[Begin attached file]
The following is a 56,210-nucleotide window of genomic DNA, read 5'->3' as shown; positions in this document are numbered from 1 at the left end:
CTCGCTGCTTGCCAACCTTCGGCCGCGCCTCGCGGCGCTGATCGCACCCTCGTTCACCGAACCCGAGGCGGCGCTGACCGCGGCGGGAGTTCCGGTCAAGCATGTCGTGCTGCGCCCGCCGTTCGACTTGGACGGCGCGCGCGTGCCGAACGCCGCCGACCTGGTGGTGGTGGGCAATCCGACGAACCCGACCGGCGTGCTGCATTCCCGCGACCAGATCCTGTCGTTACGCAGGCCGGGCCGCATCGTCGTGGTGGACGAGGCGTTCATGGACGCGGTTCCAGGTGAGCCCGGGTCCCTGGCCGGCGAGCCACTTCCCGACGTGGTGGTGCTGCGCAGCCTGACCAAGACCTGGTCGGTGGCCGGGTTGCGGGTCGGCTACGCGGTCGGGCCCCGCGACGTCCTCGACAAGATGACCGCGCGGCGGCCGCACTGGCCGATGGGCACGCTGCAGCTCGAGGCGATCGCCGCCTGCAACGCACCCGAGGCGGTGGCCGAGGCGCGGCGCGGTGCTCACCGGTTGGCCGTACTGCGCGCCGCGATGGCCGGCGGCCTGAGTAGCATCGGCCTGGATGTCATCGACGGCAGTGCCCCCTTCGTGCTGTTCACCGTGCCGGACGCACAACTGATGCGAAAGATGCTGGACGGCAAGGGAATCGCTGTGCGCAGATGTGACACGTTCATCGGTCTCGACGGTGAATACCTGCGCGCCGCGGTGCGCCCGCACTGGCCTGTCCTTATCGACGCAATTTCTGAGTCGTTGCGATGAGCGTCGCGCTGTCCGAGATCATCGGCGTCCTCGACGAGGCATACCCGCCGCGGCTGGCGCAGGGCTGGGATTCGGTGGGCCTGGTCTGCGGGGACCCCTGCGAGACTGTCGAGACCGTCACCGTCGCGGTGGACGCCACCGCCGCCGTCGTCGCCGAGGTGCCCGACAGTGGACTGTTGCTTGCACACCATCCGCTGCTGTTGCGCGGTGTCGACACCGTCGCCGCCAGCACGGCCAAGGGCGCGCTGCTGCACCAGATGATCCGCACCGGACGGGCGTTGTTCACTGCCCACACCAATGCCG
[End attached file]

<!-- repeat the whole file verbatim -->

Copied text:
The following is a 56,210-nucleotide window of genomic DNA, read 5'->3' as shown; positions in this document are numbered from 1 at the left end:
CTCGCTGCTTGCCAACCTTCGGCCGCGCCTCGCGGCGCTGATCGCACCCTCGTTCACCGAACCCGAGGCGGCGCTGACCGCGGCGGGAGTTCCGGTCAAGCATGTCGTGCTGCGCCCGCCGTTCGACTTGGACGGCGCGCGCGTGCCGAACGCCGCCGACCTGGTGGTGGTGGGCAATCCGACGAACCCGACCGGCGTGCTGCATTCCCGCGACCAGATCCTGTCGTTACGCAGGCCGGGCCGCATCGTCGTGGTGGACGAGGCGTTCATGGACGCGGTTCCAGGTGAGCCCGGGTCCCTGGCCGGCGAGCCACTTCCCGACGTGGTGGTGCTGCGCAGCCTGACCAAGACCTGGTCGGTGGCCGGGTTGCGGGTCGGCTACGCGGTCGGGCCCCGCGACGTCCTCGACAAGATGACCGCGCGGCGGCCGCACTGGCCGATGGGCACGCTGCAGCTCGAGGCGATCGCCGCCTGCAACGCACCCGAGGCGGTGGCCGAGGCGCGGCGCGGTGCTCACCGGTTGGCCGTACTGCGCGCCGCGATGGCCGGCGGCCTGAGTAGCATCGGCCTGGATGTCATCGACGGCAGTGCCCCCTTCGTGCTGTTCACCGTGCCGGACGCACAACTGATGCGAAAGATGCTGGACGGCAAGGGAATCGCTGTGCGCAGATGTGACACGTTCATCGGTCTCGACGGTGAATACCTGCGCGCCGCGGTGCGCCCGCACTGGCCTGTCCTTATCGACGCAATTTCTGAGTCGTTGCGATGAGCGTCGCGCTGTCCGAGATCATCGGCGTCCTCGACGAGGCATACCCGCCGCGGCTGGCGCAGGGCTGGGATTCGGTGGGCCTGGTCTGCGGGGACCCCTGCGAGACTGTCGAGACCGTCACCGTCGCGGTGGACGCCACCGCCGCCGTCGTCGCCGAGGTGCCCGACAGTGGACTGTTGCTTGCACACCATCCGCTGCTGTTGCGCGGTGTCGACACCGTCGCCGCCAGCACGGCCAAGGGCGCGCTGCTGCACCAGATGATCCGCACCGGACGGGCGTTGTTCACTGCCCACACCAATGCCG